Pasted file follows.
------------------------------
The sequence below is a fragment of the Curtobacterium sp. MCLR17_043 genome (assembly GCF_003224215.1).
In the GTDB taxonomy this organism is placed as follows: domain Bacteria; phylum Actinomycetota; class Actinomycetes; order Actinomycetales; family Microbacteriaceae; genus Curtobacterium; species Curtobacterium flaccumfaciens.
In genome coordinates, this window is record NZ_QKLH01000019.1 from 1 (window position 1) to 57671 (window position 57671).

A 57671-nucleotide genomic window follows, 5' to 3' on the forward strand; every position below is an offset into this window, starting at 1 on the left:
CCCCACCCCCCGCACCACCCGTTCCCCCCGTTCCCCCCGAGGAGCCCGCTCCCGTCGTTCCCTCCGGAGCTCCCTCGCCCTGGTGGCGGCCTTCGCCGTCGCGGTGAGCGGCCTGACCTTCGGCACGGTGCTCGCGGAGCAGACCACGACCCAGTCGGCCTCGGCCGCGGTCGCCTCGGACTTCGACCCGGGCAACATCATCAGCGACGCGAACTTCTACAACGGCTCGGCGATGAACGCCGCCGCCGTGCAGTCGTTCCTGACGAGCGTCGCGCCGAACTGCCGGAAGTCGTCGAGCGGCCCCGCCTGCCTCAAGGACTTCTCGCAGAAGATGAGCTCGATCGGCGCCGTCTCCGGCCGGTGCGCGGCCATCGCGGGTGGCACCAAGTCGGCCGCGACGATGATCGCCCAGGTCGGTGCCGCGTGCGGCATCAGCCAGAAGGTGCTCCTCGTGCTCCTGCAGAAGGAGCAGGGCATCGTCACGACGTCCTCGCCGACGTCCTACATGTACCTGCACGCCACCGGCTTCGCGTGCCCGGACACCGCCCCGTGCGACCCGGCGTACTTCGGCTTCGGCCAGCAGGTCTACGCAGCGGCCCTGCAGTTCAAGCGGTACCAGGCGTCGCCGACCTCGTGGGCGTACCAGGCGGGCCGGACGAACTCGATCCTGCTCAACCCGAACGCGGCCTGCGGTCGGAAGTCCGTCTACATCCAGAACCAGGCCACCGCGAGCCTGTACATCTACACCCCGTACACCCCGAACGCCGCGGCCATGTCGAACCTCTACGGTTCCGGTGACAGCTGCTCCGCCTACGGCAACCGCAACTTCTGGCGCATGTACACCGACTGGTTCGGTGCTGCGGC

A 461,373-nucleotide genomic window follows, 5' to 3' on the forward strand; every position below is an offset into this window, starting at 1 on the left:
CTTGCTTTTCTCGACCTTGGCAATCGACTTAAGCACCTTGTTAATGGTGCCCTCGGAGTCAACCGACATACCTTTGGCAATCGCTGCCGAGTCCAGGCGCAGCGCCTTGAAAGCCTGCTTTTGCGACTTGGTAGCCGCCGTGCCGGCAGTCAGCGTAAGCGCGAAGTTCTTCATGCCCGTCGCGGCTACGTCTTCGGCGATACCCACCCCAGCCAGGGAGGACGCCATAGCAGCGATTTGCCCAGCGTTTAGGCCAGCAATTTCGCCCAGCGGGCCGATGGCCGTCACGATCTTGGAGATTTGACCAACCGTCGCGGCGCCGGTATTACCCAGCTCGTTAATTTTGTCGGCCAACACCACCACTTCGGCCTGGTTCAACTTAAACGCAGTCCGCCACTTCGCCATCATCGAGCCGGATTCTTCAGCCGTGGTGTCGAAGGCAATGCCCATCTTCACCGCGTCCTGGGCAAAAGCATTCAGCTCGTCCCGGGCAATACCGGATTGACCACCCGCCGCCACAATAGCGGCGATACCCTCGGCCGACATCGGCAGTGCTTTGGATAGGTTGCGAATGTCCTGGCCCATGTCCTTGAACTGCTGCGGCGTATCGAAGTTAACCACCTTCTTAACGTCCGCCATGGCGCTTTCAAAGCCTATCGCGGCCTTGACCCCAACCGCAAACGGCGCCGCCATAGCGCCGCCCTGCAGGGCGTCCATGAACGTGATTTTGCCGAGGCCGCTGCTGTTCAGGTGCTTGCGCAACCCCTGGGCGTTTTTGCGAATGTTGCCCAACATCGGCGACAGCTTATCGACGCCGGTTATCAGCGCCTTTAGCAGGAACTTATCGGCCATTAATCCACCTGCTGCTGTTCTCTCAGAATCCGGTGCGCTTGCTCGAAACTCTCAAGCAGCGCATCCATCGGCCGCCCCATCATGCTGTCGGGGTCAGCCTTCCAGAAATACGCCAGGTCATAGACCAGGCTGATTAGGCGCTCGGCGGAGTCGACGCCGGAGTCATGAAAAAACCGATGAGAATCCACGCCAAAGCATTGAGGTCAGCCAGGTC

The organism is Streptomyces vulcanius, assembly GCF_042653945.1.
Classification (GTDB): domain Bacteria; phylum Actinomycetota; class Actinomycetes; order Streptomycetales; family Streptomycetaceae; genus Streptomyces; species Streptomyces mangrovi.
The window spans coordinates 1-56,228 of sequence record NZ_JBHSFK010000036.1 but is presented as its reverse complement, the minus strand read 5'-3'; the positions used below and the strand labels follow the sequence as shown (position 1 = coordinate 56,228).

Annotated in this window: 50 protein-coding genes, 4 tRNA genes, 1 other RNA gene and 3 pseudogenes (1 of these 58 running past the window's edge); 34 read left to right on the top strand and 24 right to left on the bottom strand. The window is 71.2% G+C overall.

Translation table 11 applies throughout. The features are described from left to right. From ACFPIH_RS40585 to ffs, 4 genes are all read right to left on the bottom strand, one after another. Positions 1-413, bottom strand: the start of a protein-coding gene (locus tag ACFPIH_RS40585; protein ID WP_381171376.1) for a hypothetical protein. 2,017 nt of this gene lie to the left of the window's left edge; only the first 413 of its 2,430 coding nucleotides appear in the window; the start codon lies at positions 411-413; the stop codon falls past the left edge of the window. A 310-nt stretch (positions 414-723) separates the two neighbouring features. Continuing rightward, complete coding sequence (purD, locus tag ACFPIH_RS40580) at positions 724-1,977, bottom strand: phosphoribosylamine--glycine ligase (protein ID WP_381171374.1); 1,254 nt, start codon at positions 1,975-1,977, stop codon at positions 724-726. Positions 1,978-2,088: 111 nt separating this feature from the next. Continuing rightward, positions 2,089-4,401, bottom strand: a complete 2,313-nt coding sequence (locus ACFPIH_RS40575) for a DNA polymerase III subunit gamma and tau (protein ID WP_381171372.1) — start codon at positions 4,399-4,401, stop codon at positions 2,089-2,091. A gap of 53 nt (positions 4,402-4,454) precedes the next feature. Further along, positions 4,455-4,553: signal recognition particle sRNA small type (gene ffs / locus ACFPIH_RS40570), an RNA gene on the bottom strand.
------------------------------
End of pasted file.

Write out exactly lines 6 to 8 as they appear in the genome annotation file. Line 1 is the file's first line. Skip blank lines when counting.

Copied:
A 461,373-nucleotide genomic window follows, 5' to 3' on the forward strand; every position below is an offset into this window, starting at 1 on the left:
CTTGCTTTTCTCGACCTTGGCAATCGACTTAAGCACCTTGTTAATGGTGCCCTCGGAGTCAACCGACATACCTTTGGCAATCGCTGCCGAGTCCAGGCGCAGCGCCTTGAAAGCCTGCTTTTGCGACTTGGTAGCCGCCGTGCCGGCAGTCAGCGTAAGCGCGAAGTTCTTCATGCCCGTCGCGGCTACGTCTTCGGCGATACCCACCCCAGCCAGGGAGGACGCCATAGCAGCGATTTGCCCAGCGTTTAGGCCAGCAATTTCGCCCAGCGGGCCGATGGCCGTCACGATCTTGGAGATTTGACCAACCGTCGCGGCGCCGGTATTACCCAGCTCGTTAATTTTGTCGGCCAACACCACCACTTCGGCCTGGTTCAACTTAAACGCAGTCCGCCACTTCGCCATCATCGAGCCGGATTCTTCAGCCGTGGTGTCGAAGGCAATGCCCATCTTCACCGCGTCCTGGGCAAAAGCATTCAGCTCGTCCCGGGCAATACCGGATTGACCACCCGCCGCCACAATAGCGGCGATACCCTCGGCCGACATCGGCAGTGCTTTGGATAGGTTGCGAATGTCCTGGCCCATGTCCTTGAACTGCTGCGGCGTATCGAAGTTAACCACCTTCTTAACGTCCGCCATGGCGCTTTCAAAGCCTATCGCGGCCTTGACCCCAACCGCAAACGGCGCCGCCATAGCGCCGCCCTGCAGGGCGTCCATGAACGTGATTTTGCCGAGGCCGCTGCTGTTCAGGTGCTTGCGCAACCCCTGGGCGTTTTTGCGAATGTTGCCCAACATCGGCGACAGCTTATCGACGCCGGTTATCAGCGCCTTTAGCAGGAACTTATCGGCCATTAATCCACCTGCTGCTGTTCTCTCAGAATCCGGTGCGCTTGCTCGAAACTCTCAAGCAGCGCATCCATCGGCCGCCCCATCATGCTGTCGGGGTCAGCCTTCCAGAAATACGCCAGGTCATAGACCAGGCTGATTAGGCGCTCGGCGGAGTCGACGCCGGAGTCATGAAAAAACCGATGAGAATCCACGCCAAAGCATTGAGGTCAGCCAGGTC

The organism is Streptomyces vulcanius, assembly GCF_042653945.1.